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Republican senator is on a mission to rescue the health care law

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Tom Brenner / The New York Times

Sen. Lamar Alexander (R-Tenn.) speaks to reporters at the Capitol in Washington, July 27, 2017.

Sat, Aug 5, 2017 (2 a.m.)

Sen. Lamar Alexander voted to repeal the Affordable Care Act numerous times and wanted it gone. Now he is trying to save it — at least for the moment.

The Republican effort to overturn the law is in shambles and the insurance program itself is in serious trouble, leaving Alexander to try to pick up the pieces. And he is doing so in a way that is virtually unheard-of in today’s Washington — an overtly and unashamedly bipartisan approach.

“This won’t be easy to do,” acknowledged Alexander, 77, R-Tenn., a longtime public official who is chairman of the Senate health committee, “but we are going to do our best to do it.”

In an interview for The New York Times podcast “The New Washington,” Alexander added details to his emerging plan to shore up the health law and to his broader views on the underperforming Senate.

After Senate Republicans’ failure to repeal Obamacare, Alexander has set out on what he sees as a rescue mission to stabilize the insurance program by guaranteeing the consumer subsidies to insurance companies that President Donald Trump has threatened to cut off, while granting states more flexibility to offer different insurance options.

He and Sen. Patty Murray, D-Wash., who has been a productive negotiating partner with Alexander in the past, have agreed to convene hearings when the Senate returns in September and to try to push some minimalist legislation through Congress by the end of the month.

Even a small bill would be a feat in a Congress that has delivered so few results. But Alexander, a durable believer in the legislative process, sees it as a possibility, with the alternative being a failure that is certain to rock reeling individual insurance markets.

“It has to be simple if we are to get bipartisan agreement by mid-September on an issue that has divided the parties so much,” he said. Stabilizing the markets for a year, he said, would provide breathing room to “tackle bigger issues” on health care.

Alexander’s political and policy challenges are formidable. First, he would have to get a consensus on his own committee, which ranges from Sen. Rand Paul, R-Ky., on the right, to Sen. Bernie Sanders, I-Vt., on the left, with a bit of everything else in between. Then he would have to get it through the full Senate, where nothing to do with health care has been able to attract a majority. Then the measure would go to the House, where resistance is even stronger to anything that resembles an effort to prop up the health care law.

Finally, there is the White House, where Trump has suggested he might unilaterally terminate the funding Alexander wants to preserve and let the current health program collapse — an idea the senator thinks is a bad one. His opposition could put him in the line of fire from a president he barely knows.

But Alexander is the rare senator who has strong relationships with Sen. Mitch McConnell, R-Ky., the majority leader, as well as Sen. Chuck Schumer of New York, the Democratic leader. Those ties could prove useful. But he is already under attack from conservatives framing his effort as a bailout for insurers — a critique meant to resonate with voters still angry about the 2008 bank bailout.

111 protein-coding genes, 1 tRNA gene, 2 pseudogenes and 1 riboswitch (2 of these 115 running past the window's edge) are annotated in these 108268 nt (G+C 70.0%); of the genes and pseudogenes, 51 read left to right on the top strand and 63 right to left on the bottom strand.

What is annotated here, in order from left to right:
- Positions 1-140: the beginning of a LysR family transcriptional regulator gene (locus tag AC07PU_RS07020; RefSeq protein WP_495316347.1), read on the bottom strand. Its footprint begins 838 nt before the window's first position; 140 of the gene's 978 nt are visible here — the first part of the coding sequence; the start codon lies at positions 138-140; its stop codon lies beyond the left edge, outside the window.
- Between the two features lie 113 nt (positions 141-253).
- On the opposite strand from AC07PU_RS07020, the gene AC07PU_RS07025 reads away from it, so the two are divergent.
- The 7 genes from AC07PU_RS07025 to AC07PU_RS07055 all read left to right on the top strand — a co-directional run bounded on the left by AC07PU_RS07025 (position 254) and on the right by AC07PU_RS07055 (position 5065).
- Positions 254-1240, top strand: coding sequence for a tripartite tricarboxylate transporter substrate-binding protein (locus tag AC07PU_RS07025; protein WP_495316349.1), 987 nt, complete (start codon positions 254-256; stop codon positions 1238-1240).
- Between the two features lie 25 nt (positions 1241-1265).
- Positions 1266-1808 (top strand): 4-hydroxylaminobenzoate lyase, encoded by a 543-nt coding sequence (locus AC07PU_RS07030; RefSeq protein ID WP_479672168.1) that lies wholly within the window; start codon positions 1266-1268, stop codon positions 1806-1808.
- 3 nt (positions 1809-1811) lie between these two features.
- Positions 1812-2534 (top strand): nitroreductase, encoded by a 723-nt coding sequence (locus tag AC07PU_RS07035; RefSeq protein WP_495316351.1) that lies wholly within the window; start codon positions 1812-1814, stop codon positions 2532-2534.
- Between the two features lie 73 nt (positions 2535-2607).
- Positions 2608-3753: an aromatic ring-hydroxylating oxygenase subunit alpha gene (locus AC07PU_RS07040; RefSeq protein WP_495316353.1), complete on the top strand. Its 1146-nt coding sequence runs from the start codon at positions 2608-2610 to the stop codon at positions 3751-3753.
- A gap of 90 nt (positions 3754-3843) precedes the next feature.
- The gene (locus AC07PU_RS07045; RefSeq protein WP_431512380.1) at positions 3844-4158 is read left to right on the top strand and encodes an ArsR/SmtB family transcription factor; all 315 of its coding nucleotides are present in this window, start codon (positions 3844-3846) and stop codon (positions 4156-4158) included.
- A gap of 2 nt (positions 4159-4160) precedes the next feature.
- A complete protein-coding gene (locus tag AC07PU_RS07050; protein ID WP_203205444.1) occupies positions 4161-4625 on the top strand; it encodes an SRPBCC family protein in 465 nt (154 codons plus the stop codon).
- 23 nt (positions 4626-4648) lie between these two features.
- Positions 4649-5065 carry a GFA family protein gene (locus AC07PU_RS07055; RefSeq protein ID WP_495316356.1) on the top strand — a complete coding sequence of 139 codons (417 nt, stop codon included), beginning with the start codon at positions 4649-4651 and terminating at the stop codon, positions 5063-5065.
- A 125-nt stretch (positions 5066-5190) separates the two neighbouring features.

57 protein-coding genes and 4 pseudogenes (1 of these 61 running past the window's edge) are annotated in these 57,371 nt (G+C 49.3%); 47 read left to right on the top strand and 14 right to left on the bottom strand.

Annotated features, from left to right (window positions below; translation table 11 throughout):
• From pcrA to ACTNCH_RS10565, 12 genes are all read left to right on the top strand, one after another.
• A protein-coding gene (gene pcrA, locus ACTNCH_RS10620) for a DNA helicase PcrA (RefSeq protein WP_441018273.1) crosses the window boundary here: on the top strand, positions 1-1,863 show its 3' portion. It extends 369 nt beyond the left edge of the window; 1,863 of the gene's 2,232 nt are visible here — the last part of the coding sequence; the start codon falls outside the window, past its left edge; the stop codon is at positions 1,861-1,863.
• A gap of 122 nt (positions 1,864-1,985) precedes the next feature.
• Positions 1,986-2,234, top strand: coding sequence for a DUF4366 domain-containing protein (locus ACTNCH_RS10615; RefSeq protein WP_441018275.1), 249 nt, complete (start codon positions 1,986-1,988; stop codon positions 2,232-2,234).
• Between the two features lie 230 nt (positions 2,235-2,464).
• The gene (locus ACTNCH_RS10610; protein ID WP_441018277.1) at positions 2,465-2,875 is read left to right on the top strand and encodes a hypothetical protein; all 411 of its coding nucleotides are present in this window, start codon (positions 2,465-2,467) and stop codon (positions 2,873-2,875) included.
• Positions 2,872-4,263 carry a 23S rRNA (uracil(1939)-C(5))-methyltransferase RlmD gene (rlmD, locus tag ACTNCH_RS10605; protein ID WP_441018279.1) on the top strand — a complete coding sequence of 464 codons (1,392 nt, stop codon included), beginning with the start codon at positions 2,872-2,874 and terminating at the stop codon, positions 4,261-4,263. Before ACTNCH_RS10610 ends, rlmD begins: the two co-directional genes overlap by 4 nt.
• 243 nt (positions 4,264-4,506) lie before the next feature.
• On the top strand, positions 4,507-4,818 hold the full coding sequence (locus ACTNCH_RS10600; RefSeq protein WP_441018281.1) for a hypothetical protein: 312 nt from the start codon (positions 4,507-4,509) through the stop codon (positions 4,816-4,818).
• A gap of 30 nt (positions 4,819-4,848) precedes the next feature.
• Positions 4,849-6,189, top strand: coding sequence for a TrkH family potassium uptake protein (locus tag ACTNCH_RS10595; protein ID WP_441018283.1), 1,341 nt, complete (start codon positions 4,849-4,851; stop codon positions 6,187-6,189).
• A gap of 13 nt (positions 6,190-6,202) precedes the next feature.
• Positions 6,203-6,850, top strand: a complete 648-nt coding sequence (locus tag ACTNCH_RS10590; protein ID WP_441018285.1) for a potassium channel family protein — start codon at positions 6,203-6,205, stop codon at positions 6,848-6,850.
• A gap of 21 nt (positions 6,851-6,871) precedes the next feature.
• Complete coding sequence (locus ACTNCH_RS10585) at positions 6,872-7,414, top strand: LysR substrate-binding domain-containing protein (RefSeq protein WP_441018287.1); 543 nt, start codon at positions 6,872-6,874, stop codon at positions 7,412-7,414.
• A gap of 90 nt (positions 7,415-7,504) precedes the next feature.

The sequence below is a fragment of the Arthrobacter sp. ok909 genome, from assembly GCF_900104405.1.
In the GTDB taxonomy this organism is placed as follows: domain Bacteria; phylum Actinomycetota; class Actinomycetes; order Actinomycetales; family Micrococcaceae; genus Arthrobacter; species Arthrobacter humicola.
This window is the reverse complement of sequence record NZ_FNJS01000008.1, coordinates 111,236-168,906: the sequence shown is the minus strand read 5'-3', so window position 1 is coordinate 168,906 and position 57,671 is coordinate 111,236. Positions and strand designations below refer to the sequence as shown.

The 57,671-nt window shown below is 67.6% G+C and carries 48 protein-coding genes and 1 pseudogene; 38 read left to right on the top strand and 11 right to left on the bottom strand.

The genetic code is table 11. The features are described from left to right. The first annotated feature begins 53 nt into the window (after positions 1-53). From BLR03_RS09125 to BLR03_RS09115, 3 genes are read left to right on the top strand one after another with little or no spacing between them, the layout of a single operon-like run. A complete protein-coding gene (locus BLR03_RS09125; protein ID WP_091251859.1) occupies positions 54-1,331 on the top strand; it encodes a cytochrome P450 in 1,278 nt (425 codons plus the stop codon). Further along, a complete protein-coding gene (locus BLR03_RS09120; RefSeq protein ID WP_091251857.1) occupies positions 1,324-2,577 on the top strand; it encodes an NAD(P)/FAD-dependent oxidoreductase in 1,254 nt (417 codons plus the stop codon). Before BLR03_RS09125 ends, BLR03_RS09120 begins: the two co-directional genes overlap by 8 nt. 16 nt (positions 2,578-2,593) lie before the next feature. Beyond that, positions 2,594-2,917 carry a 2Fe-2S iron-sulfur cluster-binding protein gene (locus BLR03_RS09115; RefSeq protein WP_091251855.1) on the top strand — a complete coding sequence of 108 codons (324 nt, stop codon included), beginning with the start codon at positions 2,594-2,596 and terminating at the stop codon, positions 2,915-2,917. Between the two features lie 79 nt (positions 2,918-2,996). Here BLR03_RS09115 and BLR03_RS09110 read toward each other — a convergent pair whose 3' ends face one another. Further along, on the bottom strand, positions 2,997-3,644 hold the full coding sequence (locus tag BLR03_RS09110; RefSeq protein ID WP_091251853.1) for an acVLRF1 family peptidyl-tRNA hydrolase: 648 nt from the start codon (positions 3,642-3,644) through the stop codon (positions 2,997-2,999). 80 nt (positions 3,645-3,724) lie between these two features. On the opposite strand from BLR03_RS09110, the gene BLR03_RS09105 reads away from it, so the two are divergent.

“The Senate’s inability to produce 51 votes for a piece of legislation that delivers on a seven-year campaign promise to repeal and replace Obamacare is not license for a bipartisan bailout of a failing law,” Michael Needham, head of Heritage Action, a conservative advocacy group affiliated with the Heritage Foundation, said. “Obamacare is becoming a zombie law, and throwing more taxpayer money at Zombiecare is unacceptable.”

Alexander, who has run for president twice, served as education secretary and was a two-term governor and a university president before joining the Senate in 2003, realizes he is going to come under fire for doing anything seen as sustaining the health care law. He is undeterred.

What would he tell an upset voter? “You are not going to think very much of me if I come up here and all I do is argue and never get a result,” he said.

In the end, he said, “the job is to get a result that can last and people respect that when we do.”

If he can be successful in this push, Alexander hopes it could provide needed momentum for the Senate, one that is admittedly finding it hard to produce because of intense partisanship.

After Sen. John McCain, R-Ariz., last week called on the Senate to return to the more traditional approach of working together on national problems, McCain said he had “great faith” that Alexander and others could pull off a bipartisan feat. Alexander said he had embraced that praise as motivation.

“We have got a fractured country,” he said. “This is the most important institution for creating a consensus on tough issues like health care, like civil rights, like elementary and secondary education.”

“I think most of us understand that,” Alexander said of his colleagues, comparing them to an underachieving football program. “It is like a team of All-Americans that is not winning many games. We need to play better.”

Back in 2011, Alexander took the unusual step of surrendering his party leadership post in pursuit of more freedom to work across the aisle rather than hew to the partisan line required of Senate leaders. Even absent the title, he is going to need a large following if he is to bridge the seemingly intractable division over health care.

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